Could 0.3mm CSPs spur mass implementation of Type 5 powders?
It doesn’t seem long ago I wrote a piece on Type 4.5 solder pastes and their printing advantages for miniaturized geometries. A quick search of my archives, however, revealed it’s been nearly four years since that column appeared!
In that time, much has changed in terms of manufacturers’ movement toward the integration of devices like 01005s and 0.3mm CSPs, as well as the number of evaluations of metric 0201s and metric 03015s taking place. More and more, our printing applications experts are being asked about 150µm deposit sizes and the process implications of such small material volumes. This, indeed, pushes the process limits and leads me back to the basics of what I refer to as the “five particle rule.”
In short, this rule I was taught when I began in SMT states that if the particle size of the solder paste is not such that five particles will fit shoulder to shoulder on the narrowest aperture, it’s likely an indication of potential printing problems. And, these issues are regardless of speeds, squeegee pressures, stencil thickness, board quality and even the printer; they are solely dictated by particle count per aperture. While I’ve never come across any paper that explains the physics of this rule, in my experience it has proven to be absolutely accurate.
To calculate what type of paste to use, take the maximum particle size allowable in the 80% particle range per certain industry standards (e.g., J-STD-005A) and multiply it by five. In the case of Type 4 paste, for example, the particle range is 20 to 38µm, so any deposit size between 190µm and 200µm works with the rule (38 x 5 = 190), though it’s not advisable to go below 200µm deposits with a Type 4 paste. The Type 4.5 discussion centered on paste deposits that were around 180 to 200µm – sizes well within the five particle rule limit, as the upper limit particle range seems to be around 30µm (varies between suppliers).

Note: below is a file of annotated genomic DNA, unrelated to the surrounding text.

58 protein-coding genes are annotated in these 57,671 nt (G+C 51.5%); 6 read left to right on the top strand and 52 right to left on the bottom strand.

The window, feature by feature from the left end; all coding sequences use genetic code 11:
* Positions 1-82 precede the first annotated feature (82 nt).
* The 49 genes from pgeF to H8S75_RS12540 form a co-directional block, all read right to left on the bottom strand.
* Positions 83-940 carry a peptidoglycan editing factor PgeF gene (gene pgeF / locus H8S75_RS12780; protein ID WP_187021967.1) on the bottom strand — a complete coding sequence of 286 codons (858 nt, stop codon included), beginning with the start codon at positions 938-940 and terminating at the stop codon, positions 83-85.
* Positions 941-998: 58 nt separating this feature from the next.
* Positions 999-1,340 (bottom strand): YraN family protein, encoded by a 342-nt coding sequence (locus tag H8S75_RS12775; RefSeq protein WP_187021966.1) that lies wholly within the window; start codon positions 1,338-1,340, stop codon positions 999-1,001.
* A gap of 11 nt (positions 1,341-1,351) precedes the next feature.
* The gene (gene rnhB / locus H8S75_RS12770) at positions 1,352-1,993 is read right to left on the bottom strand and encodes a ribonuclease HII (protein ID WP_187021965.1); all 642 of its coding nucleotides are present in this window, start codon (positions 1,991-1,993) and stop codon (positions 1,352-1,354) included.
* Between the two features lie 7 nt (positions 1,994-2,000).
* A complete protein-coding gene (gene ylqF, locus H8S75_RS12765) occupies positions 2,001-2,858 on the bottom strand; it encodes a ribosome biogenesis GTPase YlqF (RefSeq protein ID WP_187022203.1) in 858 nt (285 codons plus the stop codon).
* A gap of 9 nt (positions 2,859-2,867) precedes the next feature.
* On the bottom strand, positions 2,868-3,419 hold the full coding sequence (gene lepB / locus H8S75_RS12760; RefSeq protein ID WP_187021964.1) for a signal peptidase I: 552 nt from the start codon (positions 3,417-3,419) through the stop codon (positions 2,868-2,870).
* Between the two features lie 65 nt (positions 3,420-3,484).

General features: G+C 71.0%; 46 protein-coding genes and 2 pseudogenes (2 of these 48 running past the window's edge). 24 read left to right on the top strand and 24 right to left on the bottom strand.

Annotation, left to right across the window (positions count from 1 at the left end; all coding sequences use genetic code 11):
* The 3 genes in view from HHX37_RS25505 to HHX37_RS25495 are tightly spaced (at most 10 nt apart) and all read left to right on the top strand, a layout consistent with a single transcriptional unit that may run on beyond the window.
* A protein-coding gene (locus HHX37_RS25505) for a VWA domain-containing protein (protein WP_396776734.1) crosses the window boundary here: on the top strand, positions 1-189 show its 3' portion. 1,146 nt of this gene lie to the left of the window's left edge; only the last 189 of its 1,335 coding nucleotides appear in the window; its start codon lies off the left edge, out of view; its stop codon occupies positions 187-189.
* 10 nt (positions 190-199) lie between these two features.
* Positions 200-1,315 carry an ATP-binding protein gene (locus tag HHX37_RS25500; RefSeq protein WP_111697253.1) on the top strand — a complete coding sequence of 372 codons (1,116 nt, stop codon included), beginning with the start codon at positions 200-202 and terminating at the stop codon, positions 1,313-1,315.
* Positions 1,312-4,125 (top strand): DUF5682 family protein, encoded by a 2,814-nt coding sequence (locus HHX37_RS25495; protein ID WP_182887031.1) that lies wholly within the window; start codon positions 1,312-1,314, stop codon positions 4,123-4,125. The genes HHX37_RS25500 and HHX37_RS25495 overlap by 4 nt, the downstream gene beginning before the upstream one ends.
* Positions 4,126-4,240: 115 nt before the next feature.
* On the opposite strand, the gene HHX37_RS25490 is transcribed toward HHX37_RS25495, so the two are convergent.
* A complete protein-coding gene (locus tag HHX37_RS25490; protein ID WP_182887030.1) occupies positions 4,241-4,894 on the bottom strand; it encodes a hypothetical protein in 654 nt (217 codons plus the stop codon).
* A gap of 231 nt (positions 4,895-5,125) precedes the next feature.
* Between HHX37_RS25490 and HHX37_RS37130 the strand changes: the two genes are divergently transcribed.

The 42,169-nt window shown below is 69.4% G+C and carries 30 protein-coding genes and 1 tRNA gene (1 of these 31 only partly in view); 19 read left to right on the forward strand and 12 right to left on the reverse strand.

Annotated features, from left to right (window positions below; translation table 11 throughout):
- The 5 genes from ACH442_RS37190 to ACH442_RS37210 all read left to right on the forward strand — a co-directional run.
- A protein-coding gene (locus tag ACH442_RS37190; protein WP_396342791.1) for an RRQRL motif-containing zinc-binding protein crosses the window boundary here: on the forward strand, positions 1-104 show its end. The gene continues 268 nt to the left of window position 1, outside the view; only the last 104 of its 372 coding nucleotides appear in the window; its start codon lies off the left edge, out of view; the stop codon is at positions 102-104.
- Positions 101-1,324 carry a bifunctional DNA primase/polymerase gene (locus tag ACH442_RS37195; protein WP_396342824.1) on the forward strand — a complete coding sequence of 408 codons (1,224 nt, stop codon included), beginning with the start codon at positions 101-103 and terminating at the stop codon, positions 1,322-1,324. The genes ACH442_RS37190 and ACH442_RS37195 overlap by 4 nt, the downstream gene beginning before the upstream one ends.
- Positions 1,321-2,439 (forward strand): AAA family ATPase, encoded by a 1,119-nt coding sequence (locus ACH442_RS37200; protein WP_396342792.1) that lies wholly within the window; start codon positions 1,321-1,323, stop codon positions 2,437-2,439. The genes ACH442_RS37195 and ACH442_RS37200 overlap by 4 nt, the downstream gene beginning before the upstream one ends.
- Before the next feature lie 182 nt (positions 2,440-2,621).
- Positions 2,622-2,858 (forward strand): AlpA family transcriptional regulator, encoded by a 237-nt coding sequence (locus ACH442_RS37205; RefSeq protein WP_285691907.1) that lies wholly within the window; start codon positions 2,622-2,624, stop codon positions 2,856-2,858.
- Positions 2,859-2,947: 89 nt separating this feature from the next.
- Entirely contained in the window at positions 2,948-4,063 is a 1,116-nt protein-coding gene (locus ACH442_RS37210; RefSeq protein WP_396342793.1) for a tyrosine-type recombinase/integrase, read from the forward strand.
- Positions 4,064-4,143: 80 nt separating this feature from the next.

So, winding that back to the 03015s, metric 0201s and 0.3mm CSPs referenced earlier and the 150µm deposits required, it becomes clear Type 4 paste is likely to be problematic, and even Type 4.5 is pushing the edge of the five particle rule. As I’ve written previously, Type 4 and Type 4.5 pastes can certainly be used effectively for highly miniaturized devices, but we are starting to reach the boundaries if there is to be any type of latitude in the process. Type 4 and Type 4.5 materials have been proven to be robust for 01005 and 0.3mm CSP printing when also using tools such as activated squeegees and stencil coatings, along with having a very tight and well-controlled process. However, as these ultra-small components begin to make their way into high-volume manufacturing across different regions and in varying manufacturing conditions, process specialists are finding they are more comfortable with a bit of breathing room in the printing operation.
Type 5 paste delivers this flexibility. With 80% of the particle sizes within 10 to 25µm, the five particle rule says a 125µm deposit is printable with Type 5 paste, yielding 25µm of wiggle room for those 150µm deposits. The five particle rule in combination with area ratio rules and proper printing technology will deliver the elements required to print well, even under very challenging circumstances.
As more high-volume manufacturers on the leading edge of electronics assembly (i.e., OEMs of handheld and wearable devices) begin to incorporate these miniaturized devices and do so onto boards that are thinner, more complex and, in many cases, flexible, moving to a solder paste that lets them open the process window a little bit might just be the difference-maker for yields. Type 5 pastes and five particles per aperture – perhaps five is the magic number for high-volume manufacturing of emerging 150µm deposits.
firstname.lastname@example.org. His column appears bimonthly.is global applied process engineering manager at ASM Assembly Systems, Printing Solutions Division (asmpt.com);